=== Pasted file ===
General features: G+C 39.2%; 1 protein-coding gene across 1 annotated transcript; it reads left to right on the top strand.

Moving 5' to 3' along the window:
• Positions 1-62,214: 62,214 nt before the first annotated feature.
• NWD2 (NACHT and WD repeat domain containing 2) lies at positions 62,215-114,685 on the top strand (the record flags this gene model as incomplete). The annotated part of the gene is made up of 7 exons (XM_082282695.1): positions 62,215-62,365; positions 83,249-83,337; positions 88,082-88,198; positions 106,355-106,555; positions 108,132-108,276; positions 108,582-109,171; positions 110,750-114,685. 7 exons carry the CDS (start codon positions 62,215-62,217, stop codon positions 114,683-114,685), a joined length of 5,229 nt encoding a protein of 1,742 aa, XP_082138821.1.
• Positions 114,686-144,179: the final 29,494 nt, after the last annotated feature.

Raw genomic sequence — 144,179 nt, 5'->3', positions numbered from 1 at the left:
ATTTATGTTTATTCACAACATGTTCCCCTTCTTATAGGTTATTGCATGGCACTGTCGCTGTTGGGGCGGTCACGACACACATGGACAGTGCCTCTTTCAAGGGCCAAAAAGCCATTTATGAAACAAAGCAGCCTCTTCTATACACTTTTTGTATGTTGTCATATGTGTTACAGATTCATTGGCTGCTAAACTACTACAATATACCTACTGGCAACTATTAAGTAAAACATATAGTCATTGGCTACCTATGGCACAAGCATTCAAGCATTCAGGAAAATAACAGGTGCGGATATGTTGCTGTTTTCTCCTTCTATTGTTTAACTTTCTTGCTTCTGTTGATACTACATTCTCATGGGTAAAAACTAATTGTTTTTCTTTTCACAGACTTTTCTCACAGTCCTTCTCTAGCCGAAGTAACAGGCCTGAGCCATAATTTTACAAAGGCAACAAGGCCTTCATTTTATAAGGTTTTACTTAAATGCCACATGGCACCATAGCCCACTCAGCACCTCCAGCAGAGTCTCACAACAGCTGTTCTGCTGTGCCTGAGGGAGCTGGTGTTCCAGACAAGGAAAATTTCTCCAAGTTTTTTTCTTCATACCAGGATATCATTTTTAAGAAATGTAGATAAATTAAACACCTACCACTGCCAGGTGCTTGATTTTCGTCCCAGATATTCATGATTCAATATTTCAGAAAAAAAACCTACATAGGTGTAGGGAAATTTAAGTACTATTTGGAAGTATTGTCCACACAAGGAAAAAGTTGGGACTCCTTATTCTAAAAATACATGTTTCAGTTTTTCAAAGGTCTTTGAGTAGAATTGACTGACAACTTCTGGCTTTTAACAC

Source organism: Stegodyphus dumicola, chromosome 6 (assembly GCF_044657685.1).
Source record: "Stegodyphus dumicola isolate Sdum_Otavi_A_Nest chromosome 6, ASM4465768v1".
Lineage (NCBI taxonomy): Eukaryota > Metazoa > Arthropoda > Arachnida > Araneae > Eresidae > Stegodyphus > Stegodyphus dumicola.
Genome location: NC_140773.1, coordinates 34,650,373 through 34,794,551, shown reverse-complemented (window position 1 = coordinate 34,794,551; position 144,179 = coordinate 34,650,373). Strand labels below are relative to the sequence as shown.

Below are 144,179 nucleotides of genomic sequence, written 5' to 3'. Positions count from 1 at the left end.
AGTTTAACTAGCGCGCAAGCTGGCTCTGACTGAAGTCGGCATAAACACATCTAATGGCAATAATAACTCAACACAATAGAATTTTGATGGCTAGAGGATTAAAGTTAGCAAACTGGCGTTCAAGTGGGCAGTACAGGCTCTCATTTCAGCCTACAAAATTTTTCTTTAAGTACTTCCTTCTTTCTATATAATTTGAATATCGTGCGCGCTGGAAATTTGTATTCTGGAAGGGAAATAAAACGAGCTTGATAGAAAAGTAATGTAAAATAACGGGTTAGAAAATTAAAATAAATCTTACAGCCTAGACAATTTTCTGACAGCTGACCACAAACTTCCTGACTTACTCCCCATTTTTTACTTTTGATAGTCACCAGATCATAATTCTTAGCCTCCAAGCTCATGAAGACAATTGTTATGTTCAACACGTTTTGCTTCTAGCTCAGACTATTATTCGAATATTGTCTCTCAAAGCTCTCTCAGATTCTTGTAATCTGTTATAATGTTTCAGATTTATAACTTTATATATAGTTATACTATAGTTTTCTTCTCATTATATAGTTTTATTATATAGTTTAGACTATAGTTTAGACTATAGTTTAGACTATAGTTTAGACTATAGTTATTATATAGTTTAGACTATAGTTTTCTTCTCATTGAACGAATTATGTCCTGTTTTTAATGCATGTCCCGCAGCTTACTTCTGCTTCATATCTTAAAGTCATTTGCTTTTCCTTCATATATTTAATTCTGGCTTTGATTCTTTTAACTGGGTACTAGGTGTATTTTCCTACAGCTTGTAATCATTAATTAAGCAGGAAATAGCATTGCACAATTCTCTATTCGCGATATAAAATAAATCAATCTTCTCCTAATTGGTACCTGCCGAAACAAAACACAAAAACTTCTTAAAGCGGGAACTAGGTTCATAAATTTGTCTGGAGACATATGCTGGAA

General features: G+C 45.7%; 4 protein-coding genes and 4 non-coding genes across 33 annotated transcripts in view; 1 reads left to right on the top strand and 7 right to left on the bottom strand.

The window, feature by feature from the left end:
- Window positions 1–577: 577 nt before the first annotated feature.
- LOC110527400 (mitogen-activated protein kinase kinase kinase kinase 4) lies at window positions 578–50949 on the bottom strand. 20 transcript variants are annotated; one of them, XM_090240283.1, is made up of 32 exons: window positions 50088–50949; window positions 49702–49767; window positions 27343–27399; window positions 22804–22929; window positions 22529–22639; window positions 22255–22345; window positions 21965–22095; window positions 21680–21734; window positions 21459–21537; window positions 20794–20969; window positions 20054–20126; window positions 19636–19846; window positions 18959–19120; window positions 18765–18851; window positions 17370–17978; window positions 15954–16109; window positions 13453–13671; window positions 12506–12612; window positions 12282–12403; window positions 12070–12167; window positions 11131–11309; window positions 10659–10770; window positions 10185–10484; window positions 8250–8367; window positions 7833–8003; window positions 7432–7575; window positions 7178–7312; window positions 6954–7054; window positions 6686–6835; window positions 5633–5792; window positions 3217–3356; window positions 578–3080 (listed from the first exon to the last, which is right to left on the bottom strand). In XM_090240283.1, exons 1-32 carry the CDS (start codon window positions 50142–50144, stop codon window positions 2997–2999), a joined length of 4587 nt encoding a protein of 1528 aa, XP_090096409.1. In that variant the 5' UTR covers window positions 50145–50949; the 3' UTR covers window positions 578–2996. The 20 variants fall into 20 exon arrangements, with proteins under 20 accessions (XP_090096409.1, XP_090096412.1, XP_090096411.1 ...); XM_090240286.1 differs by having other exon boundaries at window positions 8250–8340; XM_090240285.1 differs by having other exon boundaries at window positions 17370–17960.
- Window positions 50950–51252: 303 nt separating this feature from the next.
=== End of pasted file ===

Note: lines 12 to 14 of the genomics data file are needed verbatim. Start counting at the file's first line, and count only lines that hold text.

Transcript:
Below are 144,179 nucleotides of genomic sequence, written 5' to 3'. Positions count from 1 at the left end.
AGTTTAACTAGCGCGCAAGCTGGCTCTGACTGAAGTCGGCATAAACACATCTAATGGCAATAATAACTCAACACAATAGAATTTTGATGGCTAGAGGATTAAAGTTAGCAAACTGGCGTTCAAGTGGGCAGTACAGGCTCTCATTTCAGCCTACAAAATTTTTCTTTAAGTACTTCCTTCTTTCTATATAATTTGAATATCGTGCGCGCTGGAAATTTGTATTCTGGAAGGGAAATAAAACGAGCTTGATAGAAAAGTAATGTAAAATAACGGGTTAGAAAATTAAAATAAATCTTACAGCCTAGACAATTTTCTGACAGCTGACCACAAACTTCCTGACTTACTCCCCATTTTTTACTTTTGATAGTCACCAGATCATAATTCTTAGCCTCCAAGCTCATGAAGACAATTGTTATGTTCAACACGTTTTGCTTCTAGCTCAGACTATTATTCGAATATTGTCTCTCAAAGCTCTCTCAGATTCTTGTAATCTGTTATAATGTTTCAGATTTATAACTTTATATATAGTTATACTATAGTTTTCTTCTCATTATATAGTTTTATTATATAGTTTAGACTATAGTTTAGACTATAGTTTAGACTATAGTTTAGACTATAGTTATTATATAGTTTAGACTATAGTTTTCTTCTCATTGAACGAATTATGTCCTGTTTTTAATGCATGTCCCGCAGCTTACTTCTGCTTCATATCTTAAAGTCATTTGCTTTTCCTTCATATATTTAATTCTGGCTTTGATTCTTTTAACTGGGTACTAGGTGTATTTTCCTACAGCTTGTAATCATTAATTAAGCAGGAAATAGCATTGCACAATTCTCTATTCGCGATATAAAATAAATCAATCTTCTCCTAATTGGTACCTGCCGAAACAAAACACAAAAACTTCTTAAAGCGGGAACTAGGTTCATAAATTTGTCTGGAGACATATGCTGGAA

General features: G+C 45.7%; 4 protein-coding genes and 4 non-coding genes across 33 annotated transcripts in view; 1 reads left to right on the top strand and 7 right to left on the bottom strand.